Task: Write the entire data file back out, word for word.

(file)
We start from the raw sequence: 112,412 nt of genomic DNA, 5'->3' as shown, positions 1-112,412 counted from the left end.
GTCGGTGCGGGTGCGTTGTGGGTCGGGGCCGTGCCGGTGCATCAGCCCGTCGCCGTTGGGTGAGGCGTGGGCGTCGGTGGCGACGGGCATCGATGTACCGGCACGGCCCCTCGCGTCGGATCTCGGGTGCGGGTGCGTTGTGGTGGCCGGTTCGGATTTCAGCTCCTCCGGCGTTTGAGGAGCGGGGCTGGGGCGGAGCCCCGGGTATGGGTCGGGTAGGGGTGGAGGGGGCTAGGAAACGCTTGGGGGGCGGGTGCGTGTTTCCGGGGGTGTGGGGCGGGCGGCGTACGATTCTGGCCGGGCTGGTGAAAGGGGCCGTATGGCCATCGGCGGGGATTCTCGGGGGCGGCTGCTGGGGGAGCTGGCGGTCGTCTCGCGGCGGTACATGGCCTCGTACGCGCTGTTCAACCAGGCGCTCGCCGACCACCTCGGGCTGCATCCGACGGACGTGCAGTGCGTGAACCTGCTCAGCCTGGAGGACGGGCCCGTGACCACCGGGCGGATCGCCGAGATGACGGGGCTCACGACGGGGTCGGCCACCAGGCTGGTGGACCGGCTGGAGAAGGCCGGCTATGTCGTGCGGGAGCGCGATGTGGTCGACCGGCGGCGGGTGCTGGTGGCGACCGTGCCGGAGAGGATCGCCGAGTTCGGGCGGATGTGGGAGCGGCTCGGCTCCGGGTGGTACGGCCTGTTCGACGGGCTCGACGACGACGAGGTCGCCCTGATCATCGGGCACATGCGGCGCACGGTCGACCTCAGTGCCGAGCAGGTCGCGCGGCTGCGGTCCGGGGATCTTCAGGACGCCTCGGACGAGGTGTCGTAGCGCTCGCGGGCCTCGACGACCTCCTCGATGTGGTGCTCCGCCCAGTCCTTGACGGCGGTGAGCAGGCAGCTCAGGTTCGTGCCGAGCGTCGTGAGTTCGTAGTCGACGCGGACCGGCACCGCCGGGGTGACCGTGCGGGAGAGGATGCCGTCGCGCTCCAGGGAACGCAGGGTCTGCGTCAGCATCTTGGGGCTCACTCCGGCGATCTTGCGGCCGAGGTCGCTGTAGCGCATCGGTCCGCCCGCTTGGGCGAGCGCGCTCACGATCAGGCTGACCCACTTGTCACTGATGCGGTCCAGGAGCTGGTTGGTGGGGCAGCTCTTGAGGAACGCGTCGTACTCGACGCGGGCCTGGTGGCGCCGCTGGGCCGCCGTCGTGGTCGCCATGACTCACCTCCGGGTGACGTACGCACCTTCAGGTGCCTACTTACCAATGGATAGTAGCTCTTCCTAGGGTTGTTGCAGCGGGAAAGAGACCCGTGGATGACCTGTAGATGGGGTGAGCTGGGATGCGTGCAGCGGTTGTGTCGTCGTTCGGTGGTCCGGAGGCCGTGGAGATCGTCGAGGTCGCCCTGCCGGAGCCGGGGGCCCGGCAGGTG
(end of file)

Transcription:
We start from the raw sequence: 112,412 nt of genomic DNA, 5'->3' as shown, positions 1-112,412 counted from the left end.
GTCGGTGCGGGTGCGTTGTGGGTCGGGGCCGTGCCGGTGCATCAGCCCGTCGCCGTTGGGTGAGGCGTGGGCGTCGGTGGCGACGGGCATCGATGTACCGGCACGGCCCCTCGCGTCGGATCTCGGGTGCGGGTGCGTTGTGGTGGCCGGTTCGGATTTCAGCTCCTCCGGCGTTTGAGGAGCGGGGCTGGGGCGGAGCCCCGGGTATGGGTCGGGTAGGGGTGGAGGGGGCTAGGAAACGCTTGGGGGGCGGGTGCGTGTTTCCGGGGGTGTGGGGCGGGCGGCGTACGATTCTGGCCGGGCTGGTGAAAGGGGCCGTATGGCCATCGGCGGGGATTCTCGGGGGCGGCTGCTGGGGGAGCTGGCGGTCGTCTCGCGGCGGTACATGGCCTCGTACGCGCTGTTCAACCAGGCGCTCGCCGACCACCTCGGGCTGCATCCGACGGACGTGCAGTGCGTGAACCTGCTCAGCCTGGAGGACGGGCCCGTGACCACCGGGCGGATCGCCGAGATGACGGGGCTCACGACGGGGTCGGCCACCAGGCTGGTGGACCGGCTGGAGAAGGCCGGCTATGTCGTGCGGGAGCGCGATGTGGTCGACCGGCGGCGGGTGCTGGTGGCGACCGTGCCGGAGAGGATCGCCGAGTTCGGGCGGATGTGGGAGCGGCTCGGCTCCGGGTGGTACGGCCTGTTCGACGGGCTCGACGACGACGAGGTCGCCCTGATCATCGGGCACATGCGGCGCACGGTCGACCTCAGTGCCGAGCAGGTCGCGCGGCTGCGGTCCGGGGATCTTCAGGACGCCTCGGACGAGGTGTCGTAGCGCTCGCGGGCCTCGACGACCTCCTCGATGTGGTGCTCCGCCCAGTCCTTGACGGCGGTGAGCAGGCAGCTCAGGTTCGTGCCGAGCGTCGTGAGTTCGTAGTCGACGCGGACCGGCACCGCCGGGGTGACCGTGCGGGAGAGGATGCCGTCGCGCTCCAGGGAACGCAGGGTCTGCGTCAGCATCTTGGGGCTCACTCCGGCGATCTTGCGGCCGAGGTCGCTGTAGCGCATCGGTCCGCCCGCTTGGGCGAGCGCGCTCACGATCAGGCTGACCCACTTGTCACTGATGCGGTCCAGGAGCTGGTTGGTGGGGCAGCTCTTGAGGAACGCGTCGTACTCGACGCGGGCCTGGTGGCGCCGCTGGGCCGCCGTCGTGGTCGCCATGACTCACCTCCGGGTGACGTACGCACCTTCAGGTGCCTACTTACCAATGGATAGTAGCTCTTCCTAGGGTTGTTGCAGCGGGAAAGAGACCCGTGGATGACCTGTAGATGGGGTGAGCTGGGATGCGTGCAGCGGTTGTGTCGTCGTTCGGTGGTCCGGAGGCCGTGGAGATCGTCGAGGTCGCCCTGCCGGAGCCGGGGGCCCGGCAGGTG